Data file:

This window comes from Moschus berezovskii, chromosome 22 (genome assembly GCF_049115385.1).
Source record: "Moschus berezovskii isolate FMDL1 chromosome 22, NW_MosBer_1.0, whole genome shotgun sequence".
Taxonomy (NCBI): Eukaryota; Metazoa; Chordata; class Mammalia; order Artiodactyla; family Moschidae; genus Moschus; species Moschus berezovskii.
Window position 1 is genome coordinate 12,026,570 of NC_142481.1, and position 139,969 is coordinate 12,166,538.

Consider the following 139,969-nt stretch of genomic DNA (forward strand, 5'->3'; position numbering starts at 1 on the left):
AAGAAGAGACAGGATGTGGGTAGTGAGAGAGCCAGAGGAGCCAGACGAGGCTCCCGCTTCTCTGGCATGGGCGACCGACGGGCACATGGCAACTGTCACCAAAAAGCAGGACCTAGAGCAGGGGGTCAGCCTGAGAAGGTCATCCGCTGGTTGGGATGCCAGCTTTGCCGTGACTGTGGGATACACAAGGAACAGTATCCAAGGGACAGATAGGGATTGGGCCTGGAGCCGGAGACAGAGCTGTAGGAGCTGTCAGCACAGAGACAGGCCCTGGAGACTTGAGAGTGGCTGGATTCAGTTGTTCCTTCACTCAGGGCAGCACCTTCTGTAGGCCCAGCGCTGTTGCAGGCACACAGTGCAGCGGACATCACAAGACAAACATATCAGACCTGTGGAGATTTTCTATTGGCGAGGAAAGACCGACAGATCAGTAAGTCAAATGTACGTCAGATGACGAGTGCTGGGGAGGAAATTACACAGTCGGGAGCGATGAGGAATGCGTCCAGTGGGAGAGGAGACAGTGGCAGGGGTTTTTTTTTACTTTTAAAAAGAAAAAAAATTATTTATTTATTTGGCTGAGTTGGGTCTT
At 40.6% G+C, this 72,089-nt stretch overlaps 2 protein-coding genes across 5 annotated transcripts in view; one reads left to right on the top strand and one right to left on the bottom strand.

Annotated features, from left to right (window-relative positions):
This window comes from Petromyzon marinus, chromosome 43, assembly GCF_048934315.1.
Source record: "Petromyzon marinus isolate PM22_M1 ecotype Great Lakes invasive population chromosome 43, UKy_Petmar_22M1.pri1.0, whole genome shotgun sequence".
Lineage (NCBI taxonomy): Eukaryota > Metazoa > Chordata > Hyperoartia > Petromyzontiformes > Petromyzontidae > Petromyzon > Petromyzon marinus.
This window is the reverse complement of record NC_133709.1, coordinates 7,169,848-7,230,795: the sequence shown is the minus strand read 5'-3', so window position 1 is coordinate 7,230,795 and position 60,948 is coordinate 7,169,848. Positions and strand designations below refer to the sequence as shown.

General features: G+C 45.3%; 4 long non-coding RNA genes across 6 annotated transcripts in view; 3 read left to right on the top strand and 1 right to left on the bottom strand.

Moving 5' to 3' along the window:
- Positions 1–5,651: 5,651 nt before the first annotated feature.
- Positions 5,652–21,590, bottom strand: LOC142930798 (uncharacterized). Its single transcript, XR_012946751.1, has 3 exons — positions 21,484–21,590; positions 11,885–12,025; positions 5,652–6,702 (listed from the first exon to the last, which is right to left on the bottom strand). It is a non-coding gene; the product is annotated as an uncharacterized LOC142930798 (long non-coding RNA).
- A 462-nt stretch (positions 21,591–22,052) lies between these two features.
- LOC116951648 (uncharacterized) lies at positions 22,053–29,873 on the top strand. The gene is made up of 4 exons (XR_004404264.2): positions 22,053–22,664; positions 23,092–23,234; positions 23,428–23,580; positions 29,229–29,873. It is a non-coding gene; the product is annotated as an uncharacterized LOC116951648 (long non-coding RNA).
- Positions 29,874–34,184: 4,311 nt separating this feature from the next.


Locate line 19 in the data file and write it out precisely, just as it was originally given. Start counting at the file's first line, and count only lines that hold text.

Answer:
- Positions 29,874–34,184: 4,311 nt separating this feature from the next.